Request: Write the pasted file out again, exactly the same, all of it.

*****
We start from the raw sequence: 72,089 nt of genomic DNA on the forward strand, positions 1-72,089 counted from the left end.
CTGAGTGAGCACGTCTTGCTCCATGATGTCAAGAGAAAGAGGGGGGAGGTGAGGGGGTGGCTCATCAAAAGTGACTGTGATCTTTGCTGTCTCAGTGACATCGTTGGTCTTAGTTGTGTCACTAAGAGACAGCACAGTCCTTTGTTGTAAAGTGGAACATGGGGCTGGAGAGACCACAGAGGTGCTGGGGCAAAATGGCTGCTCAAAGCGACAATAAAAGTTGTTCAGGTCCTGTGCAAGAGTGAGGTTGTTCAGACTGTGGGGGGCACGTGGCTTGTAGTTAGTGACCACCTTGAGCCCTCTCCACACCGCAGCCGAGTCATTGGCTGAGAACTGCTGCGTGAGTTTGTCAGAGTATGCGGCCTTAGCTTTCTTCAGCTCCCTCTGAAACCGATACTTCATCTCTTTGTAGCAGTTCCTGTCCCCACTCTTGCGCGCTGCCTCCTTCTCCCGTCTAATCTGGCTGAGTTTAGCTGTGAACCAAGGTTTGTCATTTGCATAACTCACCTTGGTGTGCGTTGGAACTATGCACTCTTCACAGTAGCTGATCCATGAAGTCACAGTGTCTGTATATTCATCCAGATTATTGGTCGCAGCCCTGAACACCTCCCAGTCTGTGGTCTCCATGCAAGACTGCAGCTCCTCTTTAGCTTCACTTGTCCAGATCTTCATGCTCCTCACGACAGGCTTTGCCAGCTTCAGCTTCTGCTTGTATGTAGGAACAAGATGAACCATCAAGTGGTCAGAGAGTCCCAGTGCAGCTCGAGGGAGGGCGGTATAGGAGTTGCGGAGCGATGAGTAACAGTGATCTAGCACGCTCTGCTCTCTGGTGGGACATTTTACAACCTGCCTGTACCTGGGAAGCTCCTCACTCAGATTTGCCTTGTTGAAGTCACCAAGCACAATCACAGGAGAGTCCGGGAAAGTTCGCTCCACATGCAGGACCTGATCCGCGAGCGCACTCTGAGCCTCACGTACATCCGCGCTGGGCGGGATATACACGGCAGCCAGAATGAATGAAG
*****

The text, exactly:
We start from the raw sequence: 72,089 nt of genomic DNA on the forward strand, positions 1-72,089 counted from the left end.
CTGAGTGAGCACGTCTTGCTCCATGATGTCAAGAGAAAGAGGGGGGAGGTGAGGGGGTGGCTCATCAAAAGTGACTGTGATCTTTGCTGTCTCAGTGACATCGTTGGTCTTAGTTGTGTCACTAAGAGACAGCACAGTCCTTTGTTGTAAAGTGGAACATGGGGCTGGAGAGACCACAGAGGTGCTGGGGCAAAATGGCTGCTCAAAGCGACAATAAAAGTTGTTCAGGTCCTGTGCAAGAGTGAGGTTGTTCAGACTGTGGGGGGCACGTGGCTTGTAGTTAGTGACCACCTTGAGCCCTCTCCACACCGCAGCCGAGTCATTGGCTGAGAACTGCTGCGTGAGTTTGTCAGAGTATGCGGCCTTAGCTTTCTTCAGCTCCCTCTGAAACCGATACTTCATCTCTTTGTAGCAGTTCCTGTCCCCACTCTTGCGCGCTGCCTCCTTCTCCCGTCTAATCTGGCTGAGTTTAGCTGTGAACCAAGGTTTGTCATTTGCATAACTCACCTTGGTGTGCGTTGGAACTATGCACTCTTCACAGTAGCTGATCCATGAAGTCACAGTGTCTGTATATTCATCCAGATTATTGGTCGCAGCCCTGAACACCTCCCAGTCTGTGGTCTCCATGCAAGACTGCAGCTCCTCTTTAGCTTCACTTGTCCAGATCTTCATGCTCCTCACGACAGGCTTTGCCAGCTTCAGCTTCTGCTTGTATGTAGGAACAAGATGAACCATCAAGTGGTCAGAGAGTCCCAGTGCAGCTCGAGGGAGGGCGGTATAGGAGTTGCGGAGCGATGAGTAACAGTGATCTAGCACGCTCTGCTCTCTGGTGGGACATTTTACAACCTGCCTGTACCTGGGAAGCTCCTCACTCAGATTTGCCTTGTTGAAGTCACCAAGCACAATCACAGGAGAGTCCGGGAAAGTTCGCTCCACATGCAGGACCTGATCCGCGAGCGCACTCTGAGCCTCACGTACATCCGCGCTGGGCGGGATATACACGGCAGCCAGAATGAATGAAG